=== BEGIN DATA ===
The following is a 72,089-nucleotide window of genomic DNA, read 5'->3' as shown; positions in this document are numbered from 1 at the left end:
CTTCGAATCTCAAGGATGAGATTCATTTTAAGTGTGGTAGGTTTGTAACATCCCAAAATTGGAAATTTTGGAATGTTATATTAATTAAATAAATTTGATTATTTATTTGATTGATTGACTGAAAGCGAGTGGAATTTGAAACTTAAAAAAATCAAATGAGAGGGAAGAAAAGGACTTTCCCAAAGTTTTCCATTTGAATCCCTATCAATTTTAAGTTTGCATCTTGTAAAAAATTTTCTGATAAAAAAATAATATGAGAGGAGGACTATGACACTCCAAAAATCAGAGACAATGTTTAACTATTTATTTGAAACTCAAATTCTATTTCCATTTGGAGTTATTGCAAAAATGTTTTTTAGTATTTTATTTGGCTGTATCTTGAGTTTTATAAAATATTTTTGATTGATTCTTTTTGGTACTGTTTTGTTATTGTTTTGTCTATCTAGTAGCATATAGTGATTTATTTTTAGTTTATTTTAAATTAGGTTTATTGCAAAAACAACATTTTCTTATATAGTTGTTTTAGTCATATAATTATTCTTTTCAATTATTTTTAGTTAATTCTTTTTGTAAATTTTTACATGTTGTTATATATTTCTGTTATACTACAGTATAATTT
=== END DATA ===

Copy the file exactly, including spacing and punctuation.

The following is a 72,089-nucleotide window of genomic DNA, read 5'->3' as shown; positions in this document are numbered from 1 at the left end:
CTTCGAATCTCAAGGATGAGATTCATTTTAAGTGTGGTAGGTTTGTAACATCCCAAAATTGGAAATTTTGGAATGTTATATTAATTAAATAAATTTGATTATTTATTTGATTGATTGACTGAAAGCGAGTGGAATTTGAAACTTAAAAAAATCAAATGAGAGGGAAGAAAAGGACTTTCCCAAAGTTTTCCATTTGAATCCCTATCAATTTTAAGTTTGCATCTTGTAAAAAATTTTCTGATAAAAAAATAATATGAGAGGAGGACTATGACACTCCAAAAATCAGAGACAATGTTTAACTATTTATTTGAAACTCAAATTCTATTTCCATTTGGAGTTATTGCAAAAATGTTTTTTAGTATTTTATTTGGCTGTATCTTGAGTTTTATAAAATATTTTTGATTGATTCTTTTTGGTACTGTTTTGTTATTGTTTTGTCTATCTAGTAGCATATAGTGATTTATTTTTAGTTTATTTTAAATTAGGTTTATTGCAAAAACAACATTTTCTTATATAGTTGTTTTAGTCATATAATTATTCTTTTCAATTATTTTTAGTTAATTCTTTTTGTAAATTTTTACATGTTGTTATATATTTCTGTTATACTACAGTATAATTT